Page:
A misguided 'solution' in search of a problem
St. Paul, Minn. — The proposed "Photo ID" constitutional amendment is too harsh. While its surface-level appeal is understandable (since most people use photo ID in everyday life), its real-world effects could bring radical and unpopular changes that may undermine election integrity.
The nursing home resident, the college student, the military service member deployed overseas, and even the person who moves to a new neighborhood just before an election -- all could face new burdens that keep them from voting.
Minnesotans should see the proposal for what it is: A cynical and misguided attempt to place permanent barriers where none are needed. The proposed amendment is a misguided "solution" in search of a problem. There's almost no election fraud in Minnesota.
The 2008 election yielded 38 convictions (out of a state of 5 million people) for illegal voting or registration - all of which involved an ineligible felon. Because felons have valid photo identification, the amendment wouldn't even solve the only (and tiny) problem that exists.
Instead, the proposal targets something for which there has been no recent conviction: Voter impersonation. The amendment's wording would make Minnesota the harshest state in America for voter verification. For example, the proposal would require "government-issued photo identification." A student at the University of Minnesota could use a student ID to vote, but a student at St. Thomas couldn't.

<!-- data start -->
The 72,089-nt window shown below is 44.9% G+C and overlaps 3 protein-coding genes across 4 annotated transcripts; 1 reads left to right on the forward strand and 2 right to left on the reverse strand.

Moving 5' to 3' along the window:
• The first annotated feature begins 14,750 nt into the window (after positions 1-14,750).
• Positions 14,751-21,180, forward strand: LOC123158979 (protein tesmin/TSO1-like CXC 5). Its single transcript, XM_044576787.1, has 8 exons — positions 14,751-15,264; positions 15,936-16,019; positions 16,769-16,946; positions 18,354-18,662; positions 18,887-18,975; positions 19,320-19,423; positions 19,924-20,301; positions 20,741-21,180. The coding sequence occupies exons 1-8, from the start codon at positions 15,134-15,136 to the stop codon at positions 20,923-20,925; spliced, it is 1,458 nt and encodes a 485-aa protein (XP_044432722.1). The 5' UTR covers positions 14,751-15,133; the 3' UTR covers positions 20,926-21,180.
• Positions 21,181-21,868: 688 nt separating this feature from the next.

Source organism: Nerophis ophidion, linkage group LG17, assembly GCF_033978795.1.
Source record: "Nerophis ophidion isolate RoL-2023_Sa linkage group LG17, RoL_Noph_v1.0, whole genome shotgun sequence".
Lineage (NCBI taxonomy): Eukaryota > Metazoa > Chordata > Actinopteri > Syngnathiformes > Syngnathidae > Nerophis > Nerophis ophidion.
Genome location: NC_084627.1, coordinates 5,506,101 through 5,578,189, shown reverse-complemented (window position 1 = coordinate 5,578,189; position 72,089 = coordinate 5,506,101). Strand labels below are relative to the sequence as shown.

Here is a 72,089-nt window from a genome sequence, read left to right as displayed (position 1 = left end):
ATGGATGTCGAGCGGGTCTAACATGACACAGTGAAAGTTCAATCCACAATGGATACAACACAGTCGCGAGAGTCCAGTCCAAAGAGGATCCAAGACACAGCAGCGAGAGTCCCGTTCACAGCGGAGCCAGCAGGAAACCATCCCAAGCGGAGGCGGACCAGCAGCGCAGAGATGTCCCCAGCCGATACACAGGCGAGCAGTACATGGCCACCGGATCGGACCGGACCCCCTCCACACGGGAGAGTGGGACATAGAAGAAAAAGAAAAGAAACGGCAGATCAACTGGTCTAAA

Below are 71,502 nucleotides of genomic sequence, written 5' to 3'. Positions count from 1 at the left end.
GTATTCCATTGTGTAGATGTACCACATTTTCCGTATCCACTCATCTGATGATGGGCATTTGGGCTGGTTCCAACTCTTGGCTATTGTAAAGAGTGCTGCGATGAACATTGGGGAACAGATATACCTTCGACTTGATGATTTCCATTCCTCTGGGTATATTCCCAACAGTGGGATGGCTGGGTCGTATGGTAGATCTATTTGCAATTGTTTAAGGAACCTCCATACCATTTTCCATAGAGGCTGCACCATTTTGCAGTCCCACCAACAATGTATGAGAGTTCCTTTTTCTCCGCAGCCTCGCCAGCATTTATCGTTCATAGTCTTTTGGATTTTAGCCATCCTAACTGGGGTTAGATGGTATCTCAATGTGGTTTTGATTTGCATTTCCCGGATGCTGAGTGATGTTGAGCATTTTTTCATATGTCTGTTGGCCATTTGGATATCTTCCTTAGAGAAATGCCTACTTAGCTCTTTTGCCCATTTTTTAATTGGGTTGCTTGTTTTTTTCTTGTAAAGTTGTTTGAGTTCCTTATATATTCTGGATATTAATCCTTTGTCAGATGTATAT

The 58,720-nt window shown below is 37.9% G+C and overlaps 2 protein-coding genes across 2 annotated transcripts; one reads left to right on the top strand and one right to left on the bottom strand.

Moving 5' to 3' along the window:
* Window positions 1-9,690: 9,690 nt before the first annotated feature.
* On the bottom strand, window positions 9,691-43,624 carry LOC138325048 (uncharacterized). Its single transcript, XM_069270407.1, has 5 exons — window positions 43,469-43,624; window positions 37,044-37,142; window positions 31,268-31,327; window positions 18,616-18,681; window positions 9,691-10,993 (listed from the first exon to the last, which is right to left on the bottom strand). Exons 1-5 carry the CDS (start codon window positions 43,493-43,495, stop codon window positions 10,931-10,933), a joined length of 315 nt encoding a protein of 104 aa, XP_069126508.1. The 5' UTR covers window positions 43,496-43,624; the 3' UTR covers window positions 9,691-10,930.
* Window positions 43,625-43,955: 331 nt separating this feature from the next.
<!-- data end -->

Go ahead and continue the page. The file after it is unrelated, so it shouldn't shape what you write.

More generally, the "government-issued" requirement is much stricter than the photo ID laws in most other states, where any college ID, bank statement, utility bill or even a "neighborhood ID card" will do. The amendment could undercut or eliminate reforms that make Minnesota a national model. Our voter turnout is consistently the highest in the nation, in part because of same-day voter registration.
But that system may soon be unconstitutional -- because the amendment would require that all voters be subject to "substantially equivalent identity and eligibility verification."
Even the amendment's authors can't say what that awkward phrase means.
Right now, Minnesota screens pre-election registrants using several methods that can't be duplicated for same-day registrants. The same lack of "substantially equivalent" procedures applies to mail-in absentee ballots, which hundreds of thousands of voters use.
Amendment backers want to provide "provisional ballots" to voters who either lack the correct "government-issued" ID or who want to vote in way that is not "substantially equivalent" to in-person voting.
But a "provision ballot" sits uncounted until the voter has complied with (as yet unspecified) requirements for eligibility verification. Based on recent same-day registration and absentee voting, over 500,000 Minnesotans may have to vote provisionally if the amendment passes.
Apart from delaying election results, the hassle of voting provisionally could drive down turnout -- particularly among seniors, students, and Minnesotans overseas. A mess is avoidable.
Voting "No" in November means choosing a more thoughtful approach to voter verification. Changes to fundamental rights like voting deserve careful scrutiny. There's no good reason to amend our Constitution with something as strict and sloppy and as the current "Photo ID" proposal.
Rep. Steve Simon, DFL-St. Louis Park, is assistant minority leader in the Minnesota House of Representatives.
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